It seems like the only collective grieving we do these days is through social media, which is wholly inappropriate. Grief is not an on-demand, scroll-through experience. It’s a personal process, but it can also be so healing when it’s experienced collectively. Right now, so many communities are grieving for so many reasons, and I feel like we almost never acknowledge that or give it the space it deserves.

It’s a reflection of how hyper-individualized we all are, that grief is so personalized. So much of our access to grief comes through the news cycle, or at least this kind of production of content.

Going back to fire, I had such a profound experience at Firecraft, a training program I did in Kashia Pomo territory. Before that, I was already engaging in prescribed fire or cultural burning, which is the act of bringing fire back to the landscape in a very slow, ceremonial way with a lot of care for the land. There is so much that goes into understanding the landscape enough to practice this, from knowing how different plants burn, to understanding what a balanced forest in a certain bioregion looks like, to tracking weather patterns and effects. That practice is so beautiful to me—just that deep knowing that has to happen.

Interestingly, Cal Fire is working to adopt some of these Indigenous practices. Before the training I wondered, “How does an organization like Cal Fire do that in an accountable and responsible way, while bringing in the original caretakers of different areas of land here?” I’m still learning about that, but the training that I did brought some of those pieces together for me. It was put on by a few collaborating groups—Fire Forward, Forestry Technicians Workshop, Kashia Pomo Cultural Department, The School for Inclement Weather, and Wudang White Horse Academy—and was divided into two sessions. The first was focused on getting Firefighter Type II certified, which is what you need to be on a wildfire suppression crew. The second session was focused on spiritual discipline and fortification and included Qi Gong, friction fire, and herbalism. It engaged every part of me. 

I’ve recently been thinking a lot about the idea of “solastalgia,” which is a sense of homesickness one can feel simply because of the ways climate change has altered their home. Do you experience a sense of longing for the way things used to be?

I’ve never felt attached to memories of the way my life used to be. I am a child of immigrants and we’ve moved around a lot, so for me home has always been a feeling, not a place. Home is an experience of belonging that has to be built over time. This doesn’t mean I don’t experience grief when I see a place I love changing. And grief is of course present when I see living beings dying or getting hurt. But I don’t think I am yearning for “what was” so much.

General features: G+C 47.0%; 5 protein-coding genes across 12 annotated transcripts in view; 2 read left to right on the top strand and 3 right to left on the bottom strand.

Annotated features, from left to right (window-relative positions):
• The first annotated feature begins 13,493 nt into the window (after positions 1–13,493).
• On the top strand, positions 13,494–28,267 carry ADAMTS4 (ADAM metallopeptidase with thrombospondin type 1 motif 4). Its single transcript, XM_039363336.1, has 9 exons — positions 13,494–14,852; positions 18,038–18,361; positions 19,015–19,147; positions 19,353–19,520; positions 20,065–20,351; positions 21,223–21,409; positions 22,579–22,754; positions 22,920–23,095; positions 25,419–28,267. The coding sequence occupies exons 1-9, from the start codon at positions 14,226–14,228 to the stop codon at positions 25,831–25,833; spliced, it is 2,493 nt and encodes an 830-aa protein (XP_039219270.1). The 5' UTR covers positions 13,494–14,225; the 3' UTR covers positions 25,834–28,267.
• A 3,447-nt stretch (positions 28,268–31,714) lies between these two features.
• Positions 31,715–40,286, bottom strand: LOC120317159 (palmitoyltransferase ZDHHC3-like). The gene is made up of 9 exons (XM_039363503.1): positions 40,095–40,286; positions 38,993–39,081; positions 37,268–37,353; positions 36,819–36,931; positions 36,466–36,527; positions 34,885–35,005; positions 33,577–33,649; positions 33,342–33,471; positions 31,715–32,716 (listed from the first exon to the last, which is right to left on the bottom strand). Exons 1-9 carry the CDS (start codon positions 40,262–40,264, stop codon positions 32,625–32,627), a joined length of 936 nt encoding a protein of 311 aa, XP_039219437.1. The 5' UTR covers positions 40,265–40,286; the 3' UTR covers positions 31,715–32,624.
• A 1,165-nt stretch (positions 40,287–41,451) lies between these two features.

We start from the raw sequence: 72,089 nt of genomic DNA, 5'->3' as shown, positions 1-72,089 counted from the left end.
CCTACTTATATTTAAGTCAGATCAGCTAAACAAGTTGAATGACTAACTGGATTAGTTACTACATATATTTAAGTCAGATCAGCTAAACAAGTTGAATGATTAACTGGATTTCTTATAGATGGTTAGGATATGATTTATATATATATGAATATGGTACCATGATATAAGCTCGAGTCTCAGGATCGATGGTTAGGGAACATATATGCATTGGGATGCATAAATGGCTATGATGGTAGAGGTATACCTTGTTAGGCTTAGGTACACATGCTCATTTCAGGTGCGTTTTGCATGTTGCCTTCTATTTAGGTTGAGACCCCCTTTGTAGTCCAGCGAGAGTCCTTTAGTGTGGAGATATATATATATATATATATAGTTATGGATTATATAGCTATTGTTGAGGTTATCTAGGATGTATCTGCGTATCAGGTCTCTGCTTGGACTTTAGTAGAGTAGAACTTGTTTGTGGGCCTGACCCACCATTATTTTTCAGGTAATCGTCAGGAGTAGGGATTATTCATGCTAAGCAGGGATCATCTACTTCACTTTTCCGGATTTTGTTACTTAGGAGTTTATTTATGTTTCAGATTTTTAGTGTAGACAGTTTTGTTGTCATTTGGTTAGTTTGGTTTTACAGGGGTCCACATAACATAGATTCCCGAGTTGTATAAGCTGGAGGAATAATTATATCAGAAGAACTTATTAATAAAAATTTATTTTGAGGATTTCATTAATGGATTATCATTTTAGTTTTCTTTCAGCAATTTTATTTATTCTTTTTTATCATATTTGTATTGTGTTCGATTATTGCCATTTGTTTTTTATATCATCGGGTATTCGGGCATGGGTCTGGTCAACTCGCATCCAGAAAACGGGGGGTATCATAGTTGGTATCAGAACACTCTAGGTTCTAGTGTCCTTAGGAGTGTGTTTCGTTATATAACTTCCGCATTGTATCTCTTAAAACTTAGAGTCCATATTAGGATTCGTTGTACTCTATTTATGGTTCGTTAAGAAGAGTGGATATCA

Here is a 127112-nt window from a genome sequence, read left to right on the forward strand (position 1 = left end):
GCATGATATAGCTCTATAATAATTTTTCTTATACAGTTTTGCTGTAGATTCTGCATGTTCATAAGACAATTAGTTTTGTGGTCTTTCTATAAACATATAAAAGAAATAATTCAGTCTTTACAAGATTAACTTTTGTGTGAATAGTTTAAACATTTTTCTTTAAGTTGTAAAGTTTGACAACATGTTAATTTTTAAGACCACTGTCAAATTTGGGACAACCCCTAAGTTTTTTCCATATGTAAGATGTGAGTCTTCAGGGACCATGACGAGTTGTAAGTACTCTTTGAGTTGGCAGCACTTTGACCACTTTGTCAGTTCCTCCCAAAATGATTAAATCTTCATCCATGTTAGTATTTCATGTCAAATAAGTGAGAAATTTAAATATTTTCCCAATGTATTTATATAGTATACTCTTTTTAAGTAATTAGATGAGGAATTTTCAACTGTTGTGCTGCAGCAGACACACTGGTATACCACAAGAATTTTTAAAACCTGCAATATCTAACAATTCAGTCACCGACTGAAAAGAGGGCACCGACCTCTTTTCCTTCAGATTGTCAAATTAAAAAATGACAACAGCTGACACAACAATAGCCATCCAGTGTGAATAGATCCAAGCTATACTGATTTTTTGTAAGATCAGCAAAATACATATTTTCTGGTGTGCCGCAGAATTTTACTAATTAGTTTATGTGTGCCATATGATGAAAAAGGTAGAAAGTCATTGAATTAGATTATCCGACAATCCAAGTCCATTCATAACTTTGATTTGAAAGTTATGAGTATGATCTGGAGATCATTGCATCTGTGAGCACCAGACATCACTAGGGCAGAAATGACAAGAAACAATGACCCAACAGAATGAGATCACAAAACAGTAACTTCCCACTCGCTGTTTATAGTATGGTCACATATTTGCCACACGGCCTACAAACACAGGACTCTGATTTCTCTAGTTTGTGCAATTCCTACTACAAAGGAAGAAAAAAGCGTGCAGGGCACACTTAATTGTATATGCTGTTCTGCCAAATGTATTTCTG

To me, change is one of the most holy things. When I hear people say, “It’s all going to shit. We better be scared,” my reaction is, “How do you know that?” I’m not saying that it’s not scary and that bad things aren’t happening, but I think that direction of thought leads to apathy and hopelessness and lack of movement. Instead, we need to experience a sense of aliveness as we move into a changed world. This comes through action, and through relationship, as I’ve said before.

Can you say a little bit more about this idea of “relationship?” I think it’s an important point, this larger circuitry of connections that go beyond other people, and can include our land and plants and other communities as well.

It’s about reciprocity. “I’m not seeking to just know, but I’m also seeking to be known.”

In the first few weeks after I moved here, I hung up a hammock outside and would sit there while I worked. I noticed the hawks flying above almost immediately. After a while, I could tell that they were getting to know me, to trust me. As they became accustomed to my presence, they flew lower and lower.

This is a simple example of how we can bring familiarity to other beings as a form of mutual exchange. It can feel disarming to decenter humans from the ecosystem in that way, and to think of other beings as the center—to think about them and how they’re perceiving us. But this way of noticing and acknowledging allows a relationship to take shape.

We haven’t been taught how to listen to other beings who aren’t people. I mean, even human relationships aren’t easy… but beyond those, it seems we’ve fully forgotten how to communicate with different types of non-human intelligences. 

Right. It goes back to this kind of sacredness, and it almost feels like learning another language. 

My creative practice helps me get closer to non-human intelligences, and to really center them in my life. When I make paint and clay and I’m in a relationship with the land where I’m creating, it feels like a form of mutual witnessing. It inspires me to ask if it’s okay for me to take things from the land to use in my work, and that in turn leads me to ask more questions, like, “If I’m going to make this, who else should be involved? How should the life of what I create unfold over time?”

Trying to be in relationship with the natural world allows for these questions to be asked. It’s not necessarily that there’s a right answer—but it feels important to sit with the questions.

All images are from Mekdela’s Instagram